What is a Personal Value Proposition and Why Do You Need One?
Every employee and potential employee needs to create and hone a personal value proposition to help them stand out as candidates for promotions and getting a job in the first place. As career ladders change, and job security becomes non-existent, a shift is occurring from employment value proposition (a company’s value to its current and potential employees) to personal value proposition (a person’s value to the company). This is discussed further by John W. Boudreau and Ian Ziskin (2011), in their journal article: The future of HR and effective organizations.
Furthermore, as a specific example, in the world of knowledge & information professionals it is becoming more and more critical to show your contribution to the business and to be able to explain your personal value proposition. I would venture to guess this is critical in any field where it is difficult to directly monetize your contributions (as an individual, team, or even the whole organization).
In Marianne Broadbent’s article, Business, knowledge, information: where’s the value proposition?, she concludes: “Finally, and most critically, you must [be] able to articulate your personal value proposition to your enterprise. Don’t expect anyone else to do so. Get used to life not being fair, make your own successes, and don’t shy away from communicating your real contribution to the success of the enterprise” (2002, p.338). I think her words are going to become increasingly applicable as complexity increases and the world becomes ever-more unpredictable.
So, what is a value proposition?
Historically, value propositions have been used for business marketing purposes (from company to customer). However, American culture has moved increasingly toward the need for individuals to market themselves (Cain, 2012). Now, just about everything has to have its own distinctive value proposition, or branding, including projects. In the case of potential employees, this shows up in the imperative to “sell” oneself during an interview. And with employees and teams, this means creating value propositions for marketing oneself to one’s own company.
Taken from a marketing perspective, a value proposition is when a provider of a service or good offers said services or goods to a customer via a proposal, which can lead to co-created value as each side contributes to the discussion (i.e. contracting). Theoretically, the agreement will lead to the customer gaining something valuable for a price they deem acceptable and the provider gaining revenue for providing services or goods without overtaxing available resources.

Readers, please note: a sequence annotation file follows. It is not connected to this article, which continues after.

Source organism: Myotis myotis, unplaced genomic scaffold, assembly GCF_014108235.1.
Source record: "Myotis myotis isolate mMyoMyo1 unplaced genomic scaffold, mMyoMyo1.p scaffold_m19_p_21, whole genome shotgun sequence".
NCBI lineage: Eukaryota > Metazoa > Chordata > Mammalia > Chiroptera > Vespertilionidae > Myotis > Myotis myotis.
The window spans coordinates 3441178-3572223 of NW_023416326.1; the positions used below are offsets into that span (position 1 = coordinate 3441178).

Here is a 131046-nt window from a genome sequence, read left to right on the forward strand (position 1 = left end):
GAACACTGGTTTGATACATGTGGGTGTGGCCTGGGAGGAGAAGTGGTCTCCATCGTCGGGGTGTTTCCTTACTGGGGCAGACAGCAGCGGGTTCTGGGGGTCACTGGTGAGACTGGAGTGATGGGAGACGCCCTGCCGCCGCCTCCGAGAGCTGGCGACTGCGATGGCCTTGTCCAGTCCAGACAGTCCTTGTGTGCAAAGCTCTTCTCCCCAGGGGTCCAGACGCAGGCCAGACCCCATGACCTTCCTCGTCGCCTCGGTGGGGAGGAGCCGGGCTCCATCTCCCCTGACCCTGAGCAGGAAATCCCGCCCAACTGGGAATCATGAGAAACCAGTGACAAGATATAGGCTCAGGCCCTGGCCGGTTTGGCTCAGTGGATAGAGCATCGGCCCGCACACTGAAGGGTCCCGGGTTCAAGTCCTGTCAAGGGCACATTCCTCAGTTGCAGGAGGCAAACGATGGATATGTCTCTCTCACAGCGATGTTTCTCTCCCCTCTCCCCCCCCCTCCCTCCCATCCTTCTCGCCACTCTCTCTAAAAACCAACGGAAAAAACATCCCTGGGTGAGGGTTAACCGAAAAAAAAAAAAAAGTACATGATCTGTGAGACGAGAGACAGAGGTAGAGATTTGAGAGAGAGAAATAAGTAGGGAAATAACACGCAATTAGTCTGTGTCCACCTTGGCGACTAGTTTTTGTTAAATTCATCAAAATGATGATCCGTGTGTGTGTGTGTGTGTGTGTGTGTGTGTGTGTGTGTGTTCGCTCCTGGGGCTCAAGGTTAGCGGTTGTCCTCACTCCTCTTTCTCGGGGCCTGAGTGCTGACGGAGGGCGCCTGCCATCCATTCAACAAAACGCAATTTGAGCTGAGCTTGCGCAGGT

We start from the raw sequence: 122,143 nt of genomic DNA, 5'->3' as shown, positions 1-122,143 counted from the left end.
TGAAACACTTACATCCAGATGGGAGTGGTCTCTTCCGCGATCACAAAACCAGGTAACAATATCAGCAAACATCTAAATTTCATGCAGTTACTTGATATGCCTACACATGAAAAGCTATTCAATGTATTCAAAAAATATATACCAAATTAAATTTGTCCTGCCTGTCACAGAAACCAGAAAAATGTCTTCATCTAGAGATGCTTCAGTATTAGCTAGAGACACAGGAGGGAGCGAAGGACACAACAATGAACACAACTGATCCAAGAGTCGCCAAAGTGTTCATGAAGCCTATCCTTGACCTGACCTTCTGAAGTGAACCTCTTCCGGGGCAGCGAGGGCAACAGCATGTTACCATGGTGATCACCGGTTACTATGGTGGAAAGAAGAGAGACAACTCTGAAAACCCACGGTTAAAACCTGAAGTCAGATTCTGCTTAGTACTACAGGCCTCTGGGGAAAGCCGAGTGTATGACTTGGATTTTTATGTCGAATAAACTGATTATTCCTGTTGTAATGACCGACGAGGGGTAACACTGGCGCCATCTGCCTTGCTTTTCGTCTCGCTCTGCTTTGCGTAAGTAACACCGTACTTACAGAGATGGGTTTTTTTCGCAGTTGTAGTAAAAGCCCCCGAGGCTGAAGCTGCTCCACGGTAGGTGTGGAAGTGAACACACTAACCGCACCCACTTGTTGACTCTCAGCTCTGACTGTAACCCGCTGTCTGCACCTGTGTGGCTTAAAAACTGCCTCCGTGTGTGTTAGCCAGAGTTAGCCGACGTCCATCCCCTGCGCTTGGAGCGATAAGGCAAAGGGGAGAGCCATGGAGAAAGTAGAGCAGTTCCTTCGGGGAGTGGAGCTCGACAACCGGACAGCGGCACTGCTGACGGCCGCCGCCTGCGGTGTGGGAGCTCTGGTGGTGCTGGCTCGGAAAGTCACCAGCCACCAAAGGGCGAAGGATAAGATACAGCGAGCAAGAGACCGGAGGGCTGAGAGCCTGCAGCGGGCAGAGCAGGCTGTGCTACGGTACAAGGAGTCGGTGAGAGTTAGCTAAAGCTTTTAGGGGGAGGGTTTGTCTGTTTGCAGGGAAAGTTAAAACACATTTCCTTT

Additionally, in the most successful value propositions, the provider has thorough knowledge of the customer’s needs, the ability to demonstrate value potential, and the skills to co-create with customers. All of these factors can and have been copied from the original marketing/sales context and applied elsewhere.
And what is a personal value proposition?
Proactive people are managing their own careers in many ways, and one of these ways is to create a personal value proposition. They craft a strategic, flexible value proposition in which they offer employers their unique skills, talents, specialties, and time in return for a paycheck and employee benefits (e.g. insurance, retirement, vacation days, etc). And, much like business marketers, they must make sure not to overtax their available resources when co-creating their value proposition with the employer. In addition, the other parallel to the marketing perspective’s value proposition is that employees and potential employees are usually more successful in obtaining jobs and securing promotions if they have thorough knowledge of the employer’s needs, the ability to demonstrate value, and skills to co-create a mutually acceptable contract (with employers).
Creating a dynamic value proposition is a major step in taking your career into your own hands. Most freelancers are familiar with the need to create, hone, and adapt their value propositions (even if they do not realize that is what they are doing). In the world of job insecurity, everyone can consider themselves freelancers. Sure, you get a regular paycheck, your taxes are taken care of by your employer, and you get a W2 instead of a 1099. And yet, much like a freelancer, if you are not adding value to an organization it has no reason to keep you around.
What is your value proposition? Do you know how to answer the question of what value you add to the team, to the organization, to the industry? Is the organization aware of the value you add or are you the only one who knows all the things you do for your employer?
If creating and sharing your value proposition feels overwhelming, you are not alone. Many of us are not used to thinking and talking about ourselves in this way, and it requires some future-thinking, big-picture thinking, and perspective-shifting. I strongly recommend that you reach out for support and assistance in creating a value proposition. You will likely need to look at it from multiple angles.
For instance, friends and family may be helpful in cataloging your skills and talents that may or may not be acknowledged at work. Mentors in your industry (or the industry you hope to work in) can provide useful industry-based information and guidance. Internet search engines can be useful preliminary research tools. And career coaches and counselors help provide an outside perspective and have specialized knowledge to guide you in crafting a dynamic value proposition. Any and all of these sources may be useful in your journey to create your own value proposition and take control of your career path.
Contact Essential Explorations for more information on crafting your very own value proposition. No matter what stage of the process you are in, Essential Explorations is here to help you get to the next level.